Having opened themselves to invasion by a giant spirit animal, the possessed would become aggressive and irrational, acting more and more like an animalistic spirit with each passing hour. Eventually, the afflicted person would eat their own lips, a precursor of the grisly acts of cannibalism that were soon to follow. When the possession is complete, the lipless lunatic transforms into a half-human, half-animal monstrosity, a supernatural horror with ice in its guts, an insatiable hunger for human flesh, and almost completely impervious to physical harm.

According to the oral tradition recorded by Riddington, the only way to destroy a rampaging Ushugae is to melt the ice inside of its belly. In some folktales, an especially brave hunter is able to push the Ushugae into a bonfire, repeatedly shoving it into the heart of the blaze until the block of ice inside its torso melts into steam. In other tales, a dreamer will instruct the afflicted person’s loved ones to use their combined medicine powers against the invading spirit, which proves to be enough to arrest the transformation. It should be noted, however, that once the possessed has eaten their own lips, there is little hope for redemption. The only options are to kill the Ushugae with fire, or be eaten alive.

As it turns out, while the Athabascan-speaking peoples of the Northwest were living in fear of the dreaded Ushugae, over on the other side of the continent, the Algonquin tribes of the East Coast and Great Lakes region were being terrorized by an eerily similar monstrosity, the cannibalistic ice giant known as the Wendigo. Like the Ushugae, a Wendigo was once a human being, but has been transformed into a predatory supernatural monster through their own moral failings. The Wendigo has an enlarged heart that is made of ice, and in some tales, their humanity is trapped inside their frozen heart like a prison.

It is very interesting that two separate cultures, each located on opposite sides of a continent as vast as North America, could somehow wind up creating monsters as similar as the Ushugae and the Wendigo. This gruesome twosome could almost be long-lost cousins on the cryptid family tree if such a thing ever existed. Two ancient cultures, two very similar monsters, and a thousand miles of plains, mountains, and forests between them. It’s definitely food for thought.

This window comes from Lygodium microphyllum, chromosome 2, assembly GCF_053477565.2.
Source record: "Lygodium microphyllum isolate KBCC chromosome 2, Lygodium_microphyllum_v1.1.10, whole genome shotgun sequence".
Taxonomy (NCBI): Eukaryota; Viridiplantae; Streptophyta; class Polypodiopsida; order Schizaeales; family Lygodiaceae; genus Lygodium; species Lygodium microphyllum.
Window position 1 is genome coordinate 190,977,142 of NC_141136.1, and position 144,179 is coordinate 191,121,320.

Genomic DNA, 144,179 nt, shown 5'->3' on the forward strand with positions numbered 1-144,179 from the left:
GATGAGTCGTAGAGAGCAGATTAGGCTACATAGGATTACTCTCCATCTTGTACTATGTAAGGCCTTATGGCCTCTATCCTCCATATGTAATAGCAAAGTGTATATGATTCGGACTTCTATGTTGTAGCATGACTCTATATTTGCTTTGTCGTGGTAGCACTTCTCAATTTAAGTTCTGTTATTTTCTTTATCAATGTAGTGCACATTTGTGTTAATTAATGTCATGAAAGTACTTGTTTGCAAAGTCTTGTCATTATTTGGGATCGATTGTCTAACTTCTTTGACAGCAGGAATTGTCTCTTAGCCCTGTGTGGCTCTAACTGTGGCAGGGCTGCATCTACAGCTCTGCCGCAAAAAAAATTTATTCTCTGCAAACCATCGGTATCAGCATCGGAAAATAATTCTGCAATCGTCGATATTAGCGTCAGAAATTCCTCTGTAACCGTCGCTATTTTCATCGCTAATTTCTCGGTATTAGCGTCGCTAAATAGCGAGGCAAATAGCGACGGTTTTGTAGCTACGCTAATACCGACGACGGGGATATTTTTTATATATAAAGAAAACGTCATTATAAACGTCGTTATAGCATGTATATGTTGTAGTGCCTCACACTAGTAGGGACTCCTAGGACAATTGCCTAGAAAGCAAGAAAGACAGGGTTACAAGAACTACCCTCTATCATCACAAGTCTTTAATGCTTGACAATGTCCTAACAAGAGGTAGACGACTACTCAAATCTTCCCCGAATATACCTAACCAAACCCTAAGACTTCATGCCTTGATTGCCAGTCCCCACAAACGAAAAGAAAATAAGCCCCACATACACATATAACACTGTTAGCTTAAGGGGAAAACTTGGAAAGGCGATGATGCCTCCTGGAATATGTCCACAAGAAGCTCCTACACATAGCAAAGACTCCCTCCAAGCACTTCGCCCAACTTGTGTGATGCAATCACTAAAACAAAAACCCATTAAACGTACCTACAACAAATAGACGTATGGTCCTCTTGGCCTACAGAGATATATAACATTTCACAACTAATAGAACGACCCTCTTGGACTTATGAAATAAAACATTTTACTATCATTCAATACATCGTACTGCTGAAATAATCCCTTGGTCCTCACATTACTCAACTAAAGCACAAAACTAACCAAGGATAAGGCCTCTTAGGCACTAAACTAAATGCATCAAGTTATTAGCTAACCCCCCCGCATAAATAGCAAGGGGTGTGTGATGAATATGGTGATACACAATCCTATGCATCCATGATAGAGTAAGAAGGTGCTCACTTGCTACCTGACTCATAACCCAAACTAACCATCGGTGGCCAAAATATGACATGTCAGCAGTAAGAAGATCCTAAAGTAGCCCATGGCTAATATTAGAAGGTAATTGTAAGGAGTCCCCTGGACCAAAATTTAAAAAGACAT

Professor Riddington thought it was significant enough to publish a book on the subject in 1976, a work that has been referenced in numerous scholarly works on the subjects of psychoanalysis, theism, and sociological implications behind the folklore of Native Americans.

During this time living among the Daneza, Riddington became very interested in the spiritual aspects of their culture. He was particularly intrigued by Charlie Yahe, who was the last of the dreamers, born in 1881. Charlie had been guiding his people with his song since he was a young man. Dreamers are said to have the power to untether themselves from the physical world when they sleep, ascending to the world of the afterlife like a swan to communicate with their ancestors. They receive vital instructions on hunting and general survival, which they carry back to Earth in the form of a song. Charlie learned many songs in his formative years from Gaea, a well-respected dreamer, and he inherited his mentor’s famous drum when Gaea passed on to the other side.

According to Charlie, a person is in danger of becoming a wushuge when they become too strong, which is a euphemism for being possessed by one of the giant spirit animals in its primordial form. Charlie told Riddington the story of Asa, a man in his seventies who unwittingly broke the taboo of his spirit animal and almost became a wushuge. Asa had consumed some meat that, unbeknownst to him, had been contaminated by fly eggs. Unfortunately, his medicine animal was the frog, which made the consumption of fly eggs a grievous taboo for him. Asa soon began to exhibit frog-like behaviors, jumping up and down on his bed as he sang his medicine song. The other villagers were thrown into a panic. If the curse could not be stopped, the little old man would soon devour his own lips and transform into an unstoppable killing machine.

Many villagers prepared to flee for their lives if their songs and medicine bundles could not heal the afflicted man before he ate his own lips. If they failed to save him

This article is a summary of the YouTube video ‘Canada’s Cannabalistic Ice Giant: The Wechuge’ by Swamp Dweller